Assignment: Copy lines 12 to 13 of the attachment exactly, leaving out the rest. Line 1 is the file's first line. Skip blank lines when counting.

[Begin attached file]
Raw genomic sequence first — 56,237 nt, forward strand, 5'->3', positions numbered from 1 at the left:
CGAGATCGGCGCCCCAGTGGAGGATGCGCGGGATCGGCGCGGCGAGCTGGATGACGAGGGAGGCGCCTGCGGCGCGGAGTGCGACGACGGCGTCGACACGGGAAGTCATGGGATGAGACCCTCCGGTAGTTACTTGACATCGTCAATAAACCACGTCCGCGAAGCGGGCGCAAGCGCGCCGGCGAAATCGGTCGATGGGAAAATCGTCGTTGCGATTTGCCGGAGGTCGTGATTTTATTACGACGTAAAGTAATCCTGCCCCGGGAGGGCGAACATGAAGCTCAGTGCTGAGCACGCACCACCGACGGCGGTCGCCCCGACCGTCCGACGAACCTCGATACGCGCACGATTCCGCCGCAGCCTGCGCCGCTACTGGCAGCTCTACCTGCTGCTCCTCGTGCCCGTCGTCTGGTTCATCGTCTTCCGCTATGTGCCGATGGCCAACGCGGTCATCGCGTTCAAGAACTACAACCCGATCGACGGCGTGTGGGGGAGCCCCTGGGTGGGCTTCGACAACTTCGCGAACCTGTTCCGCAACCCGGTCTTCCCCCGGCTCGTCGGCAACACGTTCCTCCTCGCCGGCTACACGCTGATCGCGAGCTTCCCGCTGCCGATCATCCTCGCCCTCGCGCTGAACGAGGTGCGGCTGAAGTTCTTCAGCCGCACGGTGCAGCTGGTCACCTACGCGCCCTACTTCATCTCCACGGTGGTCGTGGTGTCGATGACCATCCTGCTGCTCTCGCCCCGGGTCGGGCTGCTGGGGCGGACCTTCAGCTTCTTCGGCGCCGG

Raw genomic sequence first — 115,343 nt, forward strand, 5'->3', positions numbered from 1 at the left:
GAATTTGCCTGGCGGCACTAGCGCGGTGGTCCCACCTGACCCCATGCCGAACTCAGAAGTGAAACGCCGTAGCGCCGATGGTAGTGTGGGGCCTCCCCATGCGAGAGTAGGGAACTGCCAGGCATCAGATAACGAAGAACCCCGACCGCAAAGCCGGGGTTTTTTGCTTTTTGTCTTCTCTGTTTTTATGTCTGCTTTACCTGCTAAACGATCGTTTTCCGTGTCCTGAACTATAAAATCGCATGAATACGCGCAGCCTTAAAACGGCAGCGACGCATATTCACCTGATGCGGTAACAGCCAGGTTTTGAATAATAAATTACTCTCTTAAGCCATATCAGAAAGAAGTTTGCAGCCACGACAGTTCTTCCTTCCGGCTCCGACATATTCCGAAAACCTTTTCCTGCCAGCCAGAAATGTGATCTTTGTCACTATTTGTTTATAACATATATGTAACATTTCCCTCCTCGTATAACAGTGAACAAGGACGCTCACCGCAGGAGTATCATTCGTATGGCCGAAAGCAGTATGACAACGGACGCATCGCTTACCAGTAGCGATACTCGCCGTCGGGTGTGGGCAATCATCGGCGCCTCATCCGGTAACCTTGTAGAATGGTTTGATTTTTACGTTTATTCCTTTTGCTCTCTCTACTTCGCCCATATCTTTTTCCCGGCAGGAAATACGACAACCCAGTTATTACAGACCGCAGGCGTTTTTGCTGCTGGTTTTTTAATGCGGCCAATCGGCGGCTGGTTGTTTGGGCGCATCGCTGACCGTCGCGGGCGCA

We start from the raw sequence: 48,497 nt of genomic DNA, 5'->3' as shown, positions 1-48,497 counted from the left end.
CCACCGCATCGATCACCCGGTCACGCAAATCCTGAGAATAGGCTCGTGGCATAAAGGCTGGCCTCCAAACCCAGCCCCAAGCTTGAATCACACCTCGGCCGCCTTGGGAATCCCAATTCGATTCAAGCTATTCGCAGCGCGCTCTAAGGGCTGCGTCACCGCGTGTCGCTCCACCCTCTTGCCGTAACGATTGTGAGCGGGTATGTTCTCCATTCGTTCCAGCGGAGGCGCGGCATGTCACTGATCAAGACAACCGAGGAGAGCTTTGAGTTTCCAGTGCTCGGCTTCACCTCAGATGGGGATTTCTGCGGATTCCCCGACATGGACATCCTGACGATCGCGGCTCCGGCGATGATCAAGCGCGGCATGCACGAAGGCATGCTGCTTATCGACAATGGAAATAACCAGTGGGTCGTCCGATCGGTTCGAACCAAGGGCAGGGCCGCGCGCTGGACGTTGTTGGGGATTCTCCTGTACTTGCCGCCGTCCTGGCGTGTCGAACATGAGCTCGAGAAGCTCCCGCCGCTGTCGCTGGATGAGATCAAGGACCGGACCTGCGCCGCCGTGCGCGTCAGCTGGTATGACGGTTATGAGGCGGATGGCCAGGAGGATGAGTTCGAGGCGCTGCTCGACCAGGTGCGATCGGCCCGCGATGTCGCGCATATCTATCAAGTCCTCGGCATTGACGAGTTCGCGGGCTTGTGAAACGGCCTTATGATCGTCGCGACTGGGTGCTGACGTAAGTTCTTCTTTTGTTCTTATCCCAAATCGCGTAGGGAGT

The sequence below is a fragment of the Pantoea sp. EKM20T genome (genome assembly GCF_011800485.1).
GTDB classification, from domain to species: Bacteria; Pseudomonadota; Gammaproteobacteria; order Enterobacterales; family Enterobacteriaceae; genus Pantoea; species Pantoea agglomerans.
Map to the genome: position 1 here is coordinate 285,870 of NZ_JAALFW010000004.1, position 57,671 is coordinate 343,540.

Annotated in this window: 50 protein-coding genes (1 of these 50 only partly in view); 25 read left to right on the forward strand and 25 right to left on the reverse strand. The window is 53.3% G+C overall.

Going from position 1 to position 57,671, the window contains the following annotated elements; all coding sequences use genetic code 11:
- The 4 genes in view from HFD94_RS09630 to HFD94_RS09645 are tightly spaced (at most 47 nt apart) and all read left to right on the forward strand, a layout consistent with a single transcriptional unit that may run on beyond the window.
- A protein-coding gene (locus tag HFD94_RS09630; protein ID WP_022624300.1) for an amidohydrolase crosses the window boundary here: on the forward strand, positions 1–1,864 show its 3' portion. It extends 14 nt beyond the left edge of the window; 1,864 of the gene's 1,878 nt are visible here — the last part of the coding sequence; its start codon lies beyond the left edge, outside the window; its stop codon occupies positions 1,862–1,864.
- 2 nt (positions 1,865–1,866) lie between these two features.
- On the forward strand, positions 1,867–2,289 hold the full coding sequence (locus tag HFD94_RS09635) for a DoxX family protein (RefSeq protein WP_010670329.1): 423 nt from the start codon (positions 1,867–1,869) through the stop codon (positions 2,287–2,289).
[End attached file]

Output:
- The 4 genes in view from HFD94_RS09630 to HFD94_RS09645 are tightly spaced (at most 47 nt apart) and all read left to right on the forward strand, a layout consistent with a single transcriptional unit that may run on beyond the window.
- A protein-coding gene (locus tag HFD94_RS09630; protein ID WP_022624300.1) for an amidohydrolase crosses the window boundary here: on the forward strand, positions 1–1,864 show its 3' portion. It extends 14 nt beyond the left edge of the window; 1,864 of the gene's 1,878 nt are visible here — the last part of the coding sequence; its start codon lies beyond the left edge, outside the window; its stop codon occupies positions 1,862–1,864.